of the University of Chicago has pointed out, the inner city's
economy and its government support have declined, and middle-class
blacks are leaving the neighbor hoods they once helped to sustain.
Neither electoral politics nor a strategy of economic self-help and
internal development can by themselves respond to these new
challenges. The election of Harold Washington in Chicago or of
Richard Hatcher in Gary were not enough to bring jobs to inner-city
neighborhoods or cut a 50 percent drop-out rate in the schools,
although they did achieve an important symbolic effect. In fact, much-
needed black achievement in prominent city positions has put us in
the awkward position of administer ing underfunded systems neither
equipped nor eager to address the needs of the urban poor and being
forced to compromise their interests to more powerful demands from
other sectors.
Self-help strategies show similar limitations. Although both laudable
and necessary, they too often ignore the fact that without a stable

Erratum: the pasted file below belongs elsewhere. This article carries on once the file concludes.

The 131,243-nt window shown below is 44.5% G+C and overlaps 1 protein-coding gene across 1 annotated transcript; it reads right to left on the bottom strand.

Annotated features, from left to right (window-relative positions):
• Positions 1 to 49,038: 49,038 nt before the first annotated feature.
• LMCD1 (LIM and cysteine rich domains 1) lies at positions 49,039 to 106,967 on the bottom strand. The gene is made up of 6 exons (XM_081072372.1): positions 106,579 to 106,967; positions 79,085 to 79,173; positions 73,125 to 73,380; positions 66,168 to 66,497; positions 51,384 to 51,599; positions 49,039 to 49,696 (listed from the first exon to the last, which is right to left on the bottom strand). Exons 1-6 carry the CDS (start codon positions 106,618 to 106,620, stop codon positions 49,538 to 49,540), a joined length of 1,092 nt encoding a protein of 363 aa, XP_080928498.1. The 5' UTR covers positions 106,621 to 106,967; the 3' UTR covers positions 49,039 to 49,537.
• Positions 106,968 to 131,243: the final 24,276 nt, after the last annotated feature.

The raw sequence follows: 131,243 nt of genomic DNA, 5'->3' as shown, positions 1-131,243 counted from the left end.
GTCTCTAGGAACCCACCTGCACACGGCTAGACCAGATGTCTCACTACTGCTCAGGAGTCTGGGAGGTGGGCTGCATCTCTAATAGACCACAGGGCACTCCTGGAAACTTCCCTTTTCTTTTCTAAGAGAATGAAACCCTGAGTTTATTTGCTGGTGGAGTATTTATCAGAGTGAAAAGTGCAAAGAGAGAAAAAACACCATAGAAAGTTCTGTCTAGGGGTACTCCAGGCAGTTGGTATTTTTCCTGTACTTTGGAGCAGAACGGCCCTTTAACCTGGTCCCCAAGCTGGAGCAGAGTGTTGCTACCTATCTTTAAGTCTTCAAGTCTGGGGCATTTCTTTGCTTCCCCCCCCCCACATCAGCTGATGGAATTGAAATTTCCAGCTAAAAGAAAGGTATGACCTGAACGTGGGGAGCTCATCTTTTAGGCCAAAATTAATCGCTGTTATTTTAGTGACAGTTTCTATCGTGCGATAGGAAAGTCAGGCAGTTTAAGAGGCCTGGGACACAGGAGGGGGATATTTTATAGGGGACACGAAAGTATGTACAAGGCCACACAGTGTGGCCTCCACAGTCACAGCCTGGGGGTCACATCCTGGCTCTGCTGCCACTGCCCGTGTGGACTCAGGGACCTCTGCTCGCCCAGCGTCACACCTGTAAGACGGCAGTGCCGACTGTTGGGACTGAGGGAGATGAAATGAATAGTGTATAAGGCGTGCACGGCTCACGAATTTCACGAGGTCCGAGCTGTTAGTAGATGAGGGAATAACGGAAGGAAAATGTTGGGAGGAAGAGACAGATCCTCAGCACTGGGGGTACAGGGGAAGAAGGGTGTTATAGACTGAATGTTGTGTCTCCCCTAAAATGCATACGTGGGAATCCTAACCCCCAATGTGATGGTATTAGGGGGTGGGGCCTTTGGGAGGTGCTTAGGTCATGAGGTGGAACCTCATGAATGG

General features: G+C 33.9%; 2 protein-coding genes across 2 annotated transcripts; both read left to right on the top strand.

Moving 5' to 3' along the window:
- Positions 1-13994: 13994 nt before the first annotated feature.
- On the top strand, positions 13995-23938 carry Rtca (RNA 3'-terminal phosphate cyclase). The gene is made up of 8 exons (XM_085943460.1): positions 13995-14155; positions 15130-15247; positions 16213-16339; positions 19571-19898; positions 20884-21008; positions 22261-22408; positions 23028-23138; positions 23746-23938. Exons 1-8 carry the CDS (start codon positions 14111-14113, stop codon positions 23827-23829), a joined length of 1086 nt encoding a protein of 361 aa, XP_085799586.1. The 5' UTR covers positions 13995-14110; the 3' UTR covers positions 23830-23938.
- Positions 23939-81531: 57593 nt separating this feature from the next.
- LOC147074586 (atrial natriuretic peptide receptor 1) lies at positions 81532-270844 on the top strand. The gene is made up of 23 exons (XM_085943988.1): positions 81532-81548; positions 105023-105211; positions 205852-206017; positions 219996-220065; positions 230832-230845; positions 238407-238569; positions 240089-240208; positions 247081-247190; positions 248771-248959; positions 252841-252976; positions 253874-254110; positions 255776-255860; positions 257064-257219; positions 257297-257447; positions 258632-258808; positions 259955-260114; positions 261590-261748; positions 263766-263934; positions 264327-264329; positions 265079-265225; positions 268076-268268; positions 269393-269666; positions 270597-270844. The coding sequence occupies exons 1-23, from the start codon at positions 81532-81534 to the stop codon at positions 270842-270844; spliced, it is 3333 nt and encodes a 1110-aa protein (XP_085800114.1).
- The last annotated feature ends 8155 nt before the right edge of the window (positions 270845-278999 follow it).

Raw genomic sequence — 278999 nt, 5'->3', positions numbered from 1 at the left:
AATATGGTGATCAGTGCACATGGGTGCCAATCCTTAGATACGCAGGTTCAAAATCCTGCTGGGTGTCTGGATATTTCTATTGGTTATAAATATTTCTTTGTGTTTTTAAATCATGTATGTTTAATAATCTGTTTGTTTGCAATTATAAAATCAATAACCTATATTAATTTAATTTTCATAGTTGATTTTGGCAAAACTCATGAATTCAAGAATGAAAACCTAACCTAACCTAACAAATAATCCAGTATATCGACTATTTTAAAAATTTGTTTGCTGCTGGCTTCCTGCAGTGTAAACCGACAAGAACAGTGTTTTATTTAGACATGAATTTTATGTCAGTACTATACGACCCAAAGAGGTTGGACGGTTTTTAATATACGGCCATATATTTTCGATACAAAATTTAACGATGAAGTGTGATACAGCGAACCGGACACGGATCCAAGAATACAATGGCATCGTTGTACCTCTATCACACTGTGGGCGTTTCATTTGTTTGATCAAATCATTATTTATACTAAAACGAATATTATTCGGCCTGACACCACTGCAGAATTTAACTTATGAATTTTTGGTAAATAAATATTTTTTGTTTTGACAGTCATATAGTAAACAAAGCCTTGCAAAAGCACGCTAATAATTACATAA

community, a well-educated population, an adequate infrastructure and
an informed and employed market, neither new nor well-established
compa nies will be willing to base themselves in the inner city and
still compete in the international marketplace. Moreover, such
approaches can and have become thinly veiled excuses for cutting back
on social programs, which are anathema to a conservative agenda.
In theory, community organizing provides a way to merge various
strategies for neighborhood empowerment. Organizing begins with the
premise that (1) the problems facing inner-city communities do not
result from a lack of effective solutions, but from a lack of power
to implement these solutions; (2) that the only way for communities
to build long-term power is by organizing people and money around a
common vision; and (3) that a viable organization can only be
achieved if a broadly based indigenous leadership and not one or
two charismatic leaders can knit together the diverse interests of
their local institutions.
This means bringing together churches, block clubs, parent groups and
any other institutions in a given community to pay dues, hire
organizers, conduct research, develop leadership, hold rallies and
education cam paigns, and begin drawing up plans on a whole range of
issues jobs, education, crime, etc. Once such a vehicle is formed,
it holds the power to make politicians, agencies and corporations
more responsive to commu nity needs. Equally important, it enables